The simplicity lies in the way it works. An alarm is sent across the whole radio system by the device that has triggered the emergency, and that alarm can come through as a voice, text or tone alarm. The alarm can be filtered any way you want through the system, either directly to mobile phones or e-mails, or through a central unit.
The complexity lies in the specific programming for your organisation.
Radios can trigger an alarm, for instance, when:
- there is no response
- the radio is not moving at all (Man Down)
- the radio is moving too much
- the panic button has been pressed
- the radio has been inactive for too long
- the radio has gone out of a specific boundary
Man Down – Two Way Radio Feature
The Man Down option will let you know if the radio has been tilted at a certain angle. This may happen for instance if the radio user has fallen over or is unconscious or injured. At this angle, or if the phone is horizontal, the alarm will be triggered after a warning is issued to the user.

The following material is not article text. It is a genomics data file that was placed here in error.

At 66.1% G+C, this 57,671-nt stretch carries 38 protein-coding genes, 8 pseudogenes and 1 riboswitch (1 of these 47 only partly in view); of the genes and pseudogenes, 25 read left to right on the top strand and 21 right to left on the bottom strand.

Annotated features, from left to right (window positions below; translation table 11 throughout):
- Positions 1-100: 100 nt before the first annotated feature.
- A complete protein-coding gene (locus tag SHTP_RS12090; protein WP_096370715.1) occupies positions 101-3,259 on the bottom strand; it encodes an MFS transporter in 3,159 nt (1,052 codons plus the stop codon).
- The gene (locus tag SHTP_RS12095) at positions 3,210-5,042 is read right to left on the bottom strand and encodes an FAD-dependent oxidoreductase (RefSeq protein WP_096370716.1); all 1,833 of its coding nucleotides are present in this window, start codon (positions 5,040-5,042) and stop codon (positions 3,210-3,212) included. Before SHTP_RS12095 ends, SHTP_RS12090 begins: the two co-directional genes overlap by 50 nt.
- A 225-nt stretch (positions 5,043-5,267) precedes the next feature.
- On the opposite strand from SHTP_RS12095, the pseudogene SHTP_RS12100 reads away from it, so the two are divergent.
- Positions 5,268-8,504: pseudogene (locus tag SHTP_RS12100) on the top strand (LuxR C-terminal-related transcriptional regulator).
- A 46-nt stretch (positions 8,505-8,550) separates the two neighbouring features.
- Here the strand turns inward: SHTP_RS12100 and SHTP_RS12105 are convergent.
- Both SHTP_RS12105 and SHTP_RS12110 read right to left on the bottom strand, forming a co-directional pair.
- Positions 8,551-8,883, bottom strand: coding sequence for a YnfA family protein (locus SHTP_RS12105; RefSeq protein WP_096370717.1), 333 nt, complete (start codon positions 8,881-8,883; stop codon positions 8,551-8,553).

Lone Worker – Two Way Radio Feature
The Lone Worker feature has a timer in the radio which measures inactivity. If the timer goes over, a warning is issued, and if there is no response to that, the alarm is triggered.
Emergency button – Two Way Radio Feature
Radios come with an emergency button which is usually orange and placed at the top of the device. It can be programmed to raise an alarm to the base station or to other radios, and the identity of the person issuing the alarm is shown to devices with display.
GPS on Two Way Radios
With lone workers, a GPS signal can help locate the person who has issued the alarm or who is in a “man down” situation.
Take a look through some of the Hytera DMR radios to evaluate our extensive list of features.
22 April 2016